Economic Survey Calls For A Different Approach To Irrigated And Non-Irrigated FarmingFarmers at a paddy field in India.

The Narendra Modi Government had talked about doubling farmers’ income by 2022. The 2017-18 Economic Survey, tabled in Parliament by Finance Minister Arun Jaitley on Monday (28 January), says the Centre will have make a clear distinction between two forms of agriculture in India.

“There is an agriculture – the well-irrigated, input-added, and price-and-procurement-supported cereals grown in Northern India – where the challenge is for policy to change the form of the very generous support from prices and subsidies to less damaging support in the form of direct benefit transfers,” the survey pointed out.

“Then there is another agriculture (broadly, non-cereals in central, western and southern India) where the problems are very different: inadequate irrigation, continued rain dependence, ineffective procurement, and insufficient investments in research and technology (non-cereals such as pulses, soybeans, and cotton), high market barriers and weak post-harvest infrastructure (fruits and vegetables), and challenging non-economic policy (livestock). It is easy to say what needs to be done. How this will happen given that agriculture is a state subject is an open political economy question,” the survey said.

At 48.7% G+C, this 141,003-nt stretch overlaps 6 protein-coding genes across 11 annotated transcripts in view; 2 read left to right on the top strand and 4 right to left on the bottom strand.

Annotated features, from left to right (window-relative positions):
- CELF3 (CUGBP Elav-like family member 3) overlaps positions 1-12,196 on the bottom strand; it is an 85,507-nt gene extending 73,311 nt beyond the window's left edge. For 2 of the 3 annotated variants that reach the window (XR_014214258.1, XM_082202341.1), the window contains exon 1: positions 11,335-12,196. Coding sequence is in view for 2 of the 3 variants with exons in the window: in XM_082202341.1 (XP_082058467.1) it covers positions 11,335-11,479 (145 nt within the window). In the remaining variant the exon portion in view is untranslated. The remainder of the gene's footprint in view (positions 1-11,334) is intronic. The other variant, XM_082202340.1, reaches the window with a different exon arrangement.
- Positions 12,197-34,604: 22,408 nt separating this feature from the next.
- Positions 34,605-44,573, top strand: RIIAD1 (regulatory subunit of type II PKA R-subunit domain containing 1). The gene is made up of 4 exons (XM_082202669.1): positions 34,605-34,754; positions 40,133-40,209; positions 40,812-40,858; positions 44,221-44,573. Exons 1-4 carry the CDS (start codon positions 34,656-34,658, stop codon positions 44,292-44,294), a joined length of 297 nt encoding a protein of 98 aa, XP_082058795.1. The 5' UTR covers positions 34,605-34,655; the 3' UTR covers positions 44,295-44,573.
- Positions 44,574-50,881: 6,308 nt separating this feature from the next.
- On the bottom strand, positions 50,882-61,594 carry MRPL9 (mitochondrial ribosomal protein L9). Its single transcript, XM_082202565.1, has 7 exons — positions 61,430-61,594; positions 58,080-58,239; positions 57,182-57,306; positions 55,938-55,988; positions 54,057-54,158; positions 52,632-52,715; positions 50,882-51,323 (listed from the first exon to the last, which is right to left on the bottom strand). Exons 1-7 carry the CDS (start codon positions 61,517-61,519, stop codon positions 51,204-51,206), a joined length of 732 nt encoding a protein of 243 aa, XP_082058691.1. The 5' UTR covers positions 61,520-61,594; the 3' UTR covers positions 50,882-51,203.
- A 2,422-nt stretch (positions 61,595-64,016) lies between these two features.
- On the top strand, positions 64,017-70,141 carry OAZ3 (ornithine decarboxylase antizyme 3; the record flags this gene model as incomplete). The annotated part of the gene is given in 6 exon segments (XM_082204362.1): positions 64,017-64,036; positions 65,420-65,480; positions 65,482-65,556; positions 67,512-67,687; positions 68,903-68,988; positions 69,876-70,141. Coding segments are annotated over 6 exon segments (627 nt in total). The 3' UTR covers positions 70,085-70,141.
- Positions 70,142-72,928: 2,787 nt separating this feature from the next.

The report is significant since 52 per cent of area under agriculture in the country is still rain-fed and unirrigated.

The survey called for a cooperative federalism “technology” of the GST Council, that brought together the Centre and the states, to further agricultural reforms and raise farmers’ incomes. The survey, stressing on effective change in crop insurance, said farmers should be compensated within weeks for their losses.

The survey came up with a newly-compiled weather data and methodology that showed the impact of temperature and rainfall being felt when temperatures are significantly higher and rainfall lower (the number of dry days higher than normal). The impact is more severe in the case of non-irrigated areas.

A correlation between average temperate and rainfall during the kharif season (starting with sowing operations in June and end with harvest in October) shows that farmer incomes could be 15-18 per cent lower due to climate change. In the case of unirrigated areas, the income losses could be as higher as 25 per cent. The survey said that a rise of 1 degree Celsius in temperature leads to 6.2 per cent drop in farmers’ income. If the rainfall was 100 mm lower than average, farmer income drops 15 per cent for the kharif crop and 7 per cent for rabi crop (sowing starting in November and harvest ending in April).

How will the government address the issues of climate change and farmers’ income is something to watch out for in the Union Budget. Nevertheless, the government has done a good job in unravelling the mystery of climate change in agriculture. It has also done well to draw a distinction between irrigated and unirrigated areas. Will the government come up with an improved crop insurance programme that will also redress farmers’ grievance within weeks?

Finance Minister Arun Jaitely should answer this when he presents the 2018-19 budget on 1 February.

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